Ashleypark, Passage Tomb, Co. Tipperary

Location –N of Nenagh and W of Ardcrony which is located on the N52.
OS: R 873 869 (map 59)
Longitude: 8° 11' 17.18" W
Latitude: 52° 56' 1.08" N
GPS: R 87353 86991 (Elevation: 96m - Accuracy: 5m)

Description and History – This is a great site even if a little ruined.  There’s a plus and a minus to it being ruined.  On the plus side we only know of its existence because a farmer tried to bulldoze the mound and discovered it.  On the minus side a tomb that was undisturbed for over 5000 years is now in a poor state.  It is somewhat frustrating that this tomb was not disturbed until 30 years ago.  Nevertheless it still holds a commanding presence in the Tipperary countryside.

The Archaeological Inventory for North Tipperary lists this as a Linkardstown type burial but when you get there this classification seems a little odd.  Tom FourWinds over at Megolithomania believes this tomb to be an undifferentiated passage tomb and after visiting the tomb twice I agree.  There is no definite chamber beyond the widening of the passage.  The entire site including ditches is 90m meters in diameter which is quite a size.  The ditches are in good condition and wonderful to see intact. The mound itself is 26m in diameter and the passage is off centre, measuring 5m in length and 2.3m at the ‘chamber’ and 1.3 at the open end.  It is immediately apparent that the passage is so off centre that I can't help thinking that there must be another passage in the mound somewhere.  I would be interested to find out if the whole mound was excavated or just the uncovered portion.  It is orientated NW – SE.  The roof stone of the chamber, which now lies at the bottom of the chamber is massive and covers the entire chamber.  A lot of man power must have been available to construct this site.  Amongst the cairn material animal bones and the remains of an infant were found. In the chamber itself an adult male and an infant were found. Grave goods were also found including animal bones and pottery.  The remains were dated to c. 3350BC.  A pile of large boulders that have been pushed to the side of the mound once sat on top of the mound covering the chamber.  The cairn material has been exposed near the chamber and provides an interesting cross section of the construction of a monument like this one.  Considering the lack of tombs such as this one in the midland area this one is a must for any megalith lovers!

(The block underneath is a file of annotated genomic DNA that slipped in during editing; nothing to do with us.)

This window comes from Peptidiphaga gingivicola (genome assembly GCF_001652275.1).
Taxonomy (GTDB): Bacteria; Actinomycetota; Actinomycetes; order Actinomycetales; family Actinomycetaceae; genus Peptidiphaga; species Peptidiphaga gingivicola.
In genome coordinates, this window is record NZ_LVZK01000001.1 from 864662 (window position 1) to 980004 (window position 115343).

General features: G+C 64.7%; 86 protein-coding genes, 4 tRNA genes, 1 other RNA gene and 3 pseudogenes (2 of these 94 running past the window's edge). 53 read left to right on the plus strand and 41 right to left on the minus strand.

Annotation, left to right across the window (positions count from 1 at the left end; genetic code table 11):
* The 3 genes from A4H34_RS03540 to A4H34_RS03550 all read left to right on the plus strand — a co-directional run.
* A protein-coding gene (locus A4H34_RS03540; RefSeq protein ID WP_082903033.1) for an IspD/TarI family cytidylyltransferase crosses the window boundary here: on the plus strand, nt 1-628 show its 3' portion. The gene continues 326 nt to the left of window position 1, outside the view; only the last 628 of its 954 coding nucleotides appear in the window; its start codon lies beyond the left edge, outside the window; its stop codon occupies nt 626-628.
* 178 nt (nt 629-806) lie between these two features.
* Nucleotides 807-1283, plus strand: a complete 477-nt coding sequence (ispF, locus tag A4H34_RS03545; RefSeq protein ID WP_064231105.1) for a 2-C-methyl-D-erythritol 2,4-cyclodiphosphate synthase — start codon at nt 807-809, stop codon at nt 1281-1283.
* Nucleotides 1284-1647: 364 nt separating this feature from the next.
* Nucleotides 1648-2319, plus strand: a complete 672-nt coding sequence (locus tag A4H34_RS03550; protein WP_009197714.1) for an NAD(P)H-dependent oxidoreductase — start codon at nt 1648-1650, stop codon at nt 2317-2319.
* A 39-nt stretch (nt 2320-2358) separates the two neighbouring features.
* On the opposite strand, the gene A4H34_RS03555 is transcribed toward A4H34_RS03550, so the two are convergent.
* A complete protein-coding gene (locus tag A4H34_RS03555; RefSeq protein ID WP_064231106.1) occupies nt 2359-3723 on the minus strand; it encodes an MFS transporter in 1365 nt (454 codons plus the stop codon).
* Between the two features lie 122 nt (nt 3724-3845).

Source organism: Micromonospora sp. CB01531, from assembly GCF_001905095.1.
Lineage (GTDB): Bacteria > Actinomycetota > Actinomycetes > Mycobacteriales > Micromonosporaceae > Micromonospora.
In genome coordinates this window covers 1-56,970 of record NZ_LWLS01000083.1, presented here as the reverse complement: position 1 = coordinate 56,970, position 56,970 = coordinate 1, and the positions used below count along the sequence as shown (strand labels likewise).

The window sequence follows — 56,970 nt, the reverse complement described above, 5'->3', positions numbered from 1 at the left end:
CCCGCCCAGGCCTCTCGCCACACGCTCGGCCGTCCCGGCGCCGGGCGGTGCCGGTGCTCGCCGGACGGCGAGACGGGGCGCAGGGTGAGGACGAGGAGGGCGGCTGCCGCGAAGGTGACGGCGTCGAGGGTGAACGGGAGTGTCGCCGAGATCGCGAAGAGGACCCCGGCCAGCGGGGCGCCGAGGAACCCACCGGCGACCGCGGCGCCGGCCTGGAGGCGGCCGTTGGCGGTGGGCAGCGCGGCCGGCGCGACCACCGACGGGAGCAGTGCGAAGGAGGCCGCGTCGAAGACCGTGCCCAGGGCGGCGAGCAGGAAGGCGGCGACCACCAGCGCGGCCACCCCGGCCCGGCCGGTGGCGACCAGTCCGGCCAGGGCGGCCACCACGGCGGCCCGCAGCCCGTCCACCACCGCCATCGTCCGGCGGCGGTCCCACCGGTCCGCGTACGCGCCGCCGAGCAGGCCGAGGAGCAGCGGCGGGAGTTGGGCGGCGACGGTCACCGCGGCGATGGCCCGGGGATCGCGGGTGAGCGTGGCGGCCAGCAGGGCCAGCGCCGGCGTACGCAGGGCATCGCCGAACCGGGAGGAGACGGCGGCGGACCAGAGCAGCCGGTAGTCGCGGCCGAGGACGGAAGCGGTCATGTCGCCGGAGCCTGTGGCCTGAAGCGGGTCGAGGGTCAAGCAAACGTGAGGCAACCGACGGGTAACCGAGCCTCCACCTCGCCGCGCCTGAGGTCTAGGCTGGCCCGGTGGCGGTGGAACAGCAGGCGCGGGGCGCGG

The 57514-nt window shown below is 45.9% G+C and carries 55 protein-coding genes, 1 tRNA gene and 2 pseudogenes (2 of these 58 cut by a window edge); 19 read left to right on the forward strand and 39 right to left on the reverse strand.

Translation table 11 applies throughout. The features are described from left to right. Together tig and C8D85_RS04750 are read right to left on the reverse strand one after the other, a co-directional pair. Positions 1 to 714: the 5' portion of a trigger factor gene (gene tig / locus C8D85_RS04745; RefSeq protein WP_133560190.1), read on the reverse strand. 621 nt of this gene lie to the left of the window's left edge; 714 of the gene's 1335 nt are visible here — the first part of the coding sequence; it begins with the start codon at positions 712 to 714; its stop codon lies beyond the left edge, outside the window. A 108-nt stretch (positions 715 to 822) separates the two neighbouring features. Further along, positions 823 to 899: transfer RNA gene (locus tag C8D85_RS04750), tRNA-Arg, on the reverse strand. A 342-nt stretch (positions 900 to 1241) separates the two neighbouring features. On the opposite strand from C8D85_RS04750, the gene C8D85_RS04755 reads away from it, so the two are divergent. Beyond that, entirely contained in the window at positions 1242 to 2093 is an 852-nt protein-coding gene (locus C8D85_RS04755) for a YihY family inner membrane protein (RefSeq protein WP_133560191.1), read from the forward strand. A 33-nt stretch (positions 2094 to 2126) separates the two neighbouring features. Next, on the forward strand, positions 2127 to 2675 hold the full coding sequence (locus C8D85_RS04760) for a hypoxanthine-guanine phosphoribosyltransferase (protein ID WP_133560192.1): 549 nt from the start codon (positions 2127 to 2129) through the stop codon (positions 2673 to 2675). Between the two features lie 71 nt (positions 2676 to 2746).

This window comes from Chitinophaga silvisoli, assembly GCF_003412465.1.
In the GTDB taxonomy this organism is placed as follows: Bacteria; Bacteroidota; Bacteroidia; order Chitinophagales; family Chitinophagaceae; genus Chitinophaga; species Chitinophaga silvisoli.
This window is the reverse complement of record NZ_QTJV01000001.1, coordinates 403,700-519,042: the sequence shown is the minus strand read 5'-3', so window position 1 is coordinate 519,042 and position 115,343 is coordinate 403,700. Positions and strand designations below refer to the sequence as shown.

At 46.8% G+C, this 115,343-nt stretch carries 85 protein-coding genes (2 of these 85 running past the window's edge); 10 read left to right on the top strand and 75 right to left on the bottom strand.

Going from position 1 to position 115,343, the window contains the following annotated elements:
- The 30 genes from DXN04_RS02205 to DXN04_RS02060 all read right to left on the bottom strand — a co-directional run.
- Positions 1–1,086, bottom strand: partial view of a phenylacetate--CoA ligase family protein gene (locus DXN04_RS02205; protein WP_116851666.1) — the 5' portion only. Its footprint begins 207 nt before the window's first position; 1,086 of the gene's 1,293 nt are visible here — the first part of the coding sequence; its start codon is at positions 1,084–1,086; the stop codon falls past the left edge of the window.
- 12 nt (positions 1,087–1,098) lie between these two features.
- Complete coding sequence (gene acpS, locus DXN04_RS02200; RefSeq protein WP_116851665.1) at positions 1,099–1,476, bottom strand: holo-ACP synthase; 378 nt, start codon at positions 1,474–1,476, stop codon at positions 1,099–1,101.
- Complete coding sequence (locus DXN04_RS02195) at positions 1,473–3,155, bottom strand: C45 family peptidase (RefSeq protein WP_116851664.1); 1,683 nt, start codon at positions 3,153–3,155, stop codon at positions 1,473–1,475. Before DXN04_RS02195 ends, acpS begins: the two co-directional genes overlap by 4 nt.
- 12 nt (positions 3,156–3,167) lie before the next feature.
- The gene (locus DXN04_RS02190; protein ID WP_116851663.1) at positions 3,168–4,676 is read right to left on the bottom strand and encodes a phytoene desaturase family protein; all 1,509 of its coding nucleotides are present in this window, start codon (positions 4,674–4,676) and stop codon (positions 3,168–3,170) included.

Difficulty – Easy enough to find and there is a car park.  Livestock are sometimes in the field but they’re no hassle as they put in young livestock.

For more Neolithic tombs, click here.
For more sites in Co. Tipperary, click here.

The mound as viewed from the carpark.

The well preserved ditches.

Looking along the passage.

Looking into the passage from above.  Note the large roof-stone that now lies on the floor of the chamber.

The exposed cairn material.

These stones were once on top of the passage but have now been pushed off to the side of the mound.

I have really only included this picture because I think it's nice.  This is looking toward the setting sun with the darkened pile of stones in the foreground.